Darcy in distress

I’m the first to admit that I belong to that very large club of people who adore Jane Austen. I reread all her novels every year, I own and regularly watch various film adaptations, and I have read more than a few of the sequels written to her novels. Also, every biography out there. And another confession: I love culture of her time and place. I’ve got dozens of histories and non fiction works about Regency England.

Some people point out that Jane Austen’s world really didn’t make it into her novels. Her focus is very tight: the individuals, the famlies, the neighborhood, their habits and fears and wishes. The Napoleonic wars are only very vaguely hinted at in some novels, which probably has to do with her personal connection to the navy. Class and economic issues, war, the private lives of men, none of this enters into the stories she tells.

I don’t mind, personally. I love the novels for what they are. On the other hand, when Pamela Aidan set out to retell Pride and Prejudice from Darcy’s point of view, I was intrigued. It seemed a promising way to explore all those issues that Austen herself didn’t bother with. Politics, men’s amusements (high and low), fashion, all the details that I wonder about when I’m reading. So Pamela Aidan wrote a novel in three parts, in which we get the whole story again, from Darcy’s POV.

What works: there is an incredible amount of research behind this novel. Meticulous, exhaustive research. The attention to detail is astounding, from what Darcy’s walking stick looked like to his relationship with his valet, from his opinion on the politics of the day to his reading habits. Everything is there. I read for the details, and I was amply rewarded.

Unfortunately, the story itself doesn’t work as well. I’ve been wondering about why this is, and it seems to me that Aidan’s dedication to the original version hemmed her in. Every scene in Austen’s Pride and Prejudice has an equivalent in Aidan’s version, with Darcy’s reactions to everything. In addition to this, Aidan follows him when he leaves the setting of the original story and tells us exactly what he’s doing while the rest of Pride and Prejudice is going on without him. A country house visit, the friends there, the sexual intrigues. Politics, family matters, his relationship to his sister. How Elizabeth Bennett keeps intruding into his thoughts.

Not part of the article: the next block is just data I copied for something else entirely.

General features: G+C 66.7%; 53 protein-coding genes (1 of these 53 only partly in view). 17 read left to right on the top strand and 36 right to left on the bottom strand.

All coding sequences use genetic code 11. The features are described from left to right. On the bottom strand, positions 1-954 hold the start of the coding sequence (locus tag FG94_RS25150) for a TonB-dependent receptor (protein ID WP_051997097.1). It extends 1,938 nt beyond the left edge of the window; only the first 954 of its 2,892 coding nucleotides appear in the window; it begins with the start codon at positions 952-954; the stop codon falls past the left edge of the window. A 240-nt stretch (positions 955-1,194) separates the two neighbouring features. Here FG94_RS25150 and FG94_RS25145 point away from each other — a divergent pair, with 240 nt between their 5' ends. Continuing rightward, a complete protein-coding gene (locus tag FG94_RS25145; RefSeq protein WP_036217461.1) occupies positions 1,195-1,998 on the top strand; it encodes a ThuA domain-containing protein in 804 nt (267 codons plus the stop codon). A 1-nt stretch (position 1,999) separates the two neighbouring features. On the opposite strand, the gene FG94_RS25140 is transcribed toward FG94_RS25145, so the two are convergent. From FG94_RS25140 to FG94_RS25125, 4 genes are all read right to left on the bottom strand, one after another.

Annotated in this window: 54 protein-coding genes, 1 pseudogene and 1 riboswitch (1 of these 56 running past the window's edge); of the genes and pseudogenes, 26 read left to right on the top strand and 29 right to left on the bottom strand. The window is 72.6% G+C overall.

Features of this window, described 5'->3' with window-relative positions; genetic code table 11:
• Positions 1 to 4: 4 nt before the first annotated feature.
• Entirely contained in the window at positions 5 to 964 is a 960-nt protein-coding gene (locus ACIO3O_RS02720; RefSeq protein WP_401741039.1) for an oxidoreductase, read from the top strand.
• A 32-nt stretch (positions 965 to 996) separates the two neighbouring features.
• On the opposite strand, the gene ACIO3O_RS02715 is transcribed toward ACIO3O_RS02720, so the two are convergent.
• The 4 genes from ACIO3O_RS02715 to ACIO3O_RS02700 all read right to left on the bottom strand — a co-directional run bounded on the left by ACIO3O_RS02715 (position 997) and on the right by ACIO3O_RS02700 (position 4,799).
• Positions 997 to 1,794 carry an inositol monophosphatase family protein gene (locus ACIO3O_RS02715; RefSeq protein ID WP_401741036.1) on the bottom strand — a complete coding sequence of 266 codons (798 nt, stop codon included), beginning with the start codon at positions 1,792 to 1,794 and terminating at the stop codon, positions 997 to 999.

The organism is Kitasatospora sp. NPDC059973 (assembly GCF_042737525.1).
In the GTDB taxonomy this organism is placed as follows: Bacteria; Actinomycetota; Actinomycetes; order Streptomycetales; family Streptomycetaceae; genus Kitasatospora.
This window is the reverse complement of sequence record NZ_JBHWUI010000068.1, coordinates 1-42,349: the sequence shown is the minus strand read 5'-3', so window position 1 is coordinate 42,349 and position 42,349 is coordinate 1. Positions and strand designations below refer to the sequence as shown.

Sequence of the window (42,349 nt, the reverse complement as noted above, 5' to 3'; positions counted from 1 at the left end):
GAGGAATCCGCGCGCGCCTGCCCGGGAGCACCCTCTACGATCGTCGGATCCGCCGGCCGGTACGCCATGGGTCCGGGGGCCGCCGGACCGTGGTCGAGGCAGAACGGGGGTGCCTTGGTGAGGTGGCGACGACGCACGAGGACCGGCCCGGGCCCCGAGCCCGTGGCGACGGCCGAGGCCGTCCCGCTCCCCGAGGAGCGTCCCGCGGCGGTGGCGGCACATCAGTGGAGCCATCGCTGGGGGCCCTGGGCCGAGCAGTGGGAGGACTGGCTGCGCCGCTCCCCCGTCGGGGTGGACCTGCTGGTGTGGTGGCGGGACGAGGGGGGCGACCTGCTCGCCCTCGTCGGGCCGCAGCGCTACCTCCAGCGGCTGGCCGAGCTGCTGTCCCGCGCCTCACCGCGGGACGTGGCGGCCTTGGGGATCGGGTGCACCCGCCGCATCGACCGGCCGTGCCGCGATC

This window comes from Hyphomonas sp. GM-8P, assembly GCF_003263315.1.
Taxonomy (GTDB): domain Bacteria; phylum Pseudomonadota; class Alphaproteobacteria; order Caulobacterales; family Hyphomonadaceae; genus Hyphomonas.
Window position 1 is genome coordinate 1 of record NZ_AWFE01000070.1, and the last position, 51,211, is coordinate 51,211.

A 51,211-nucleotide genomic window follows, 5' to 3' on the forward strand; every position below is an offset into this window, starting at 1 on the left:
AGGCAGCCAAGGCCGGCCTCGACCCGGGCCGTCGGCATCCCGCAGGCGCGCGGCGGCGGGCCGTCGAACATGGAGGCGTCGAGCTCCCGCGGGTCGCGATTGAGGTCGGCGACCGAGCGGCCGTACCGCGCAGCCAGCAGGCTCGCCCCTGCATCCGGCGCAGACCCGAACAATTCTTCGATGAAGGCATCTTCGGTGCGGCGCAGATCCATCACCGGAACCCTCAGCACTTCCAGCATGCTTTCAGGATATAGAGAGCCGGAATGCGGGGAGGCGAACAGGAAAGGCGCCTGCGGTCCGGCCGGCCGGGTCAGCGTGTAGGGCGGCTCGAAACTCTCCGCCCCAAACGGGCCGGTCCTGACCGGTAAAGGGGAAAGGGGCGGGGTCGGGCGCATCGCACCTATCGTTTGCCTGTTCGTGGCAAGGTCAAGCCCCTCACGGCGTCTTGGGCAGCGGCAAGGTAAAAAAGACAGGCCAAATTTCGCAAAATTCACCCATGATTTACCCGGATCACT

The result of all this is a novel that feels overstuffed, bursting with detail, and a Darcy who is tied up tightly and can’t really flex.

If you really love Austen’s time and place, you will like this three volume work for its accuracy and careful reconstruction of Regency England. If you just want the story, you will probably be disappointed.

4 Replies to “Darcy in distress”

  1. I’m glad you talked about these books. I read them as well, and I have to say that I really enjoyed the first two. In fact, I liked the second one best of all, in which we get the in-between story of Darcy’s life after meeting Elizabeth. Maybe because it was a new story for me, with all the details that I love as well.

    I waited impatiently for the third one to come out, only to be disappointed. This was the one that really lost me. Darcy’s agonizing over and declarations to Elizabeth felt so overdone. I actually got sick of hearing him talk about her! It was too long as well, too drawn out.

    I would probably recommend the second one to friends as a separate story in itself.

  2. Just curious if you have read the sequels by Linda Berdoll. They have been recommended elsewhere. Most say the 1st is better than the 2nd. Any thoughts?

  3. Ooooh! Carolyn: I’ve read the first Linda Berdoll sequel, Mr. Darcy Takes a Wife, which was very fun and VERY racy. Most hardcore Austenites (Jane-ites?) hate it, but I think Jane would find this turn quite funny. Hadn’t heard about the second sequel, Darcy & Elizabeth: Nights and Days at Pemberley, but I’ll have to try it out.

  4. Also, SPEAKING of Ms. Austen’s characters, I’m listening to ITW on cassette in my car (books on tape are the only cure for road rage), and in one of Elizabeth’s memories, her younger cousin (Marianne? A nod to Marianne Dashwood?) speaks of a Jane Bingley, dancing when obviously “enceinte.” I’d never before noticed the reference, and I felt so “in the know.” Hee hee.

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